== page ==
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A Lot or a Little?
What you will—and won't—find in this movie.
This film is intended to entertain, not educate.
There's no place like home.
Positive Role Models
Dr. Steve Webster is a tireless researcher and a strong advocate for having a hospital built in the small town in which he lives. Jenny Hollingsworth is precociously honest, but learns to love those who have taken her in.
Violence & Scariness
A character brandishes a rifle and threatens to shoot a dog, but never pulls the trigger. A little girl witnesses a plane crash. The plane is shown falling from the sky, but the crash itself is not shown. Early in the film, a great-grandfather priest is shown acting ill, on the verge of dying.
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A little girl is teased for wearing ragged clothing.
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Drinking, Drugs & Smoking
A main character is often shown smoking a pipe.
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Parents Need to Know
Parents need to know that Driftwood is a quaint slice of 1940's nostalgia, with a very young Natalie Wood playing the role of a precocious, scripture-quoting little orphan girl. One of the main characters smokes a pipe, and there are a few scary moments, like when a plane is falling from the sky, a grandfather seems close to death, and a collie is threatened with the death penalty for allegedly biting the backside of the mayor's bratty son. But on the whole, Driftwood is as much a family film as it is a study in how people related to one another in small towns in the 1940s. To stay in the loop on more movies like this, you can sign up for weekly Family Movie Night emails.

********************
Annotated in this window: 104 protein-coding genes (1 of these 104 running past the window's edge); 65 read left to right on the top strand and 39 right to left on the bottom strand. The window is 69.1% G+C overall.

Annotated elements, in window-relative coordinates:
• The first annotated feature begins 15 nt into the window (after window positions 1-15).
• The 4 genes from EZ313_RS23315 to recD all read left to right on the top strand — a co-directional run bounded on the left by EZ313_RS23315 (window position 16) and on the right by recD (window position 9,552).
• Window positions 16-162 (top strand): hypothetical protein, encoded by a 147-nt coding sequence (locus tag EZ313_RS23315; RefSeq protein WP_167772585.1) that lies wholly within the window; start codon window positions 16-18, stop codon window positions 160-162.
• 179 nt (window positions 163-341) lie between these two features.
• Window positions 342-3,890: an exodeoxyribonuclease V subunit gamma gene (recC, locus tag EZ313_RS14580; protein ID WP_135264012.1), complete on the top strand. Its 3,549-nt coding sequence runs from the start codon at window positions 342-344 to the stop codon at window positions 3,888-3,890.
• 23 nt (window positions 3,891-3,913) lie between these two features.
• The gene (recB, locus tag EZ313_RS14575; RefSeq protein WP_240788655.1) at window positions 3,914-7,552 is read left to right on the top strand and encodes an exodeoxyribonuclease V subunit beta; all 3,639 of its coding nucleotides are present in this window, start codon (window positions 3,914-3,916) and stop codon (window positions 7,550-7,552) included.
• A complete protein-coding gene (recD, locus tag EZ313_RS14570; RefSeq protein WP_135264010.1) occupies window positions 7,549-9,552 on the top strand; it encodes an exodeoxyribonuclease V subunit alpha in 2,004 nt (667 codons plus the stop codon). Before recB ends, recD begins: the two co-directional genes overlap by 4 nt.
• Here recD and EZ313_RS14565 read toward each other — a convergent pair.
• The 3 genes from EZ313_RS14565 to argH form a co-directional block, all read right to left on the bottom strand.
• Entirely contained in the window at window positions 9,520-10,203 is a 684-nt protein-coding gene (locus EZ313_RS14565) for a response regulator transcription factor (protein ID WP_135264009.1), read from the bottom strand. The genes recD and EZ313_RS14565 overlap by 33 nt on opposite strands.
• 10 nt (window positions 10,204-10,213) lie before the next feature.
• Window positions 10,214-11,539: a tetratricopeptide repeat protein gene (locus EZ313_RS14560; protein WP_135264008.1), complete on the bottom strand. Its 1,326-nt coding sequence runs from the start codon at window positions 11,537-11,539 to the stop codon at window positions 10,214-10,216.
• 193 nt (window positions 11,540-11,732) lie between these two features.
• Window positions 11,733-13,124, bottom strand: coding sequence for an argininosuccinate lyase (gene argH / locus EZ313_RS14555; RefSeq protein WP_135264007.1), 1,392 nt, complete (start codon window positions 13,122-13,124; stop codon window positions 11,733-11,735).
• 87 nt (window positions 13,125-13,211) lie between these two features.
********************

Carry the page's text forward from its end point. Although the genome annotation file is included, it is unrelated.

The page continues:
Is It Any Good?
For better or worse, they don't make movies like DRIFTWOOD anymore. Some will consider it corny and others will consider it quaint, but at the end of the day, the movie is an enjoyable slice of gosh-wow nostalgia, or at least a glimpse into How Things Used to Be. The days of malt shops, of neighbors knowing neighbors, of women feeling it's necessary to get married lest they turn into old maids, of spotted fever outbreaks among children.
A very young Natalie Wood plays the role of the precociously honest cute child to the hilt. The courtroom scene is hilarious -- intentionally and unintentionally. The ending, naturally, ties up everything in a fairly tidy and completely happy bow.
Did we miss something on diversity?
Research shows a connection between kids' healthy self-esteem and positive portrayals in media. That's why we've added a new "Diverse Representations" section to our reviews that will be rolling out on an ongoing basis. You can help us help kids by suggesting a diversity update.